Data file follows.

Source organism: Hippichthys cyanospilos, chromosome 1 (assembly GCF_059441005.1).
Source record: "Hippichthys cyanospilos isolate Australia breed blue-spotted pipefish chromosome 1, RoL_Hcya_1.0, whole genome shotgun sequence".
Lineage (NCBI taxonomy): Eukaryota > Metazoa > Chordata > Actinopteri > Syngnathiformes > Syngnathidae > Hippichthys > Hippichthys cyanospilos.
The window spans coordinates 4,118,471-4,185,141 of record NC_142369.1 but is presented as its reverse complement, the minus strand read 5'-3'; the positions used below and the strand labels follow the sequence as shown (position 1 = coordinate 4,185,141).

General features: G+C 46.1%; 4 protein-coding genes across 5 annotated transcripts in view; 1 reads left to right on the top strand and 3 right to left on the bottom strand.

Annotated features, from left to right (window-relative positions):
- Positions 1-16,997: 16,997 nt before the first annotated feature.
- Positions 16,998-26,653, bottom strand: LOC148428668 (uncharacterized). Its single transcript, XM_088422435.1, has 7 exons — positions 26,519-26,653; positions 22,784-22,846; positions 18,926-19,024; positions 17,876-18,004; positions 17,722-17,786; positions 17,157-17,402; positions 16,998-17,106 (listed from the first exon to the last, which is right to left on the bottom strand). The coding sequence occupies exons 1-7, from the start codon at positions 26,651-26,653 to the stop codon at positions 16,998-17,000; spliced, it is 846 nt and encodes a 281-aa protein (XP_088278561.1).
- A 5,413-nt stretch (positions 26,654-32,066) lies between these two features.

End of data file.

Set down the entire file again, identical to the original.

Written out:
Source organism: Hippichthys cyanospilos, chromosome 1 (assembly GCF_059441005.1).
Source record: "Hippichthys cyanospilos isolate Australia breed blue-spotted pipefish chromosome 1, RoL_Hcya_1.0, whole genome shotgun sequence".
Lineage (NCBI taxonomy): Eukaryota > Metazoa > Chordata > Actinopteri > Syngnathiformes > Syngnathidae > Hippichthys > Hippichthys cyanospilos.
The window spans coordinates 4,118,471-4,185,141 of record NC_142369.1 but is presented as its reverse complement, the minus strand read 5'-3'; the positions used below and the strand labels follow the sequence as shown (position 1 = coordinate 4,185,141).

General features: G+C 46.1%; 4 protein-coding genes across 5 annotated transcripts in view; 1 reads left to right on the top strand and 3 right to left on the bottom strand.

Annotated features, from left to right (window-relative positions):
- Positions 1-16,997: 16,997 nt before the first annotated feature.
- Positions 16,998-26,653, bottom strand: LOC148428668 (uncharacterized). Its single transcript, XM_088422435.1, has 7 exons — positions 26,519-26,653; positions 22,784-22,846; positions 18,926-19,024; positions 17,876-18,004; positions 17,722-17,786; positions 17,157-17,402; positions 16,998-17,106 (listed from the first exon to the last, which is right to left on the bottom strand). The coding sequence occupies exons 1-7, from the start codon at positions 26,651-26,653 to the stop codon at positions 16,998-17,000; spliced, it is 846 nt and encodes a 281-aa protein (XP_088278561.1).
- A 5,413-nt stretch (positions 26,654-32,066) lies between these two features.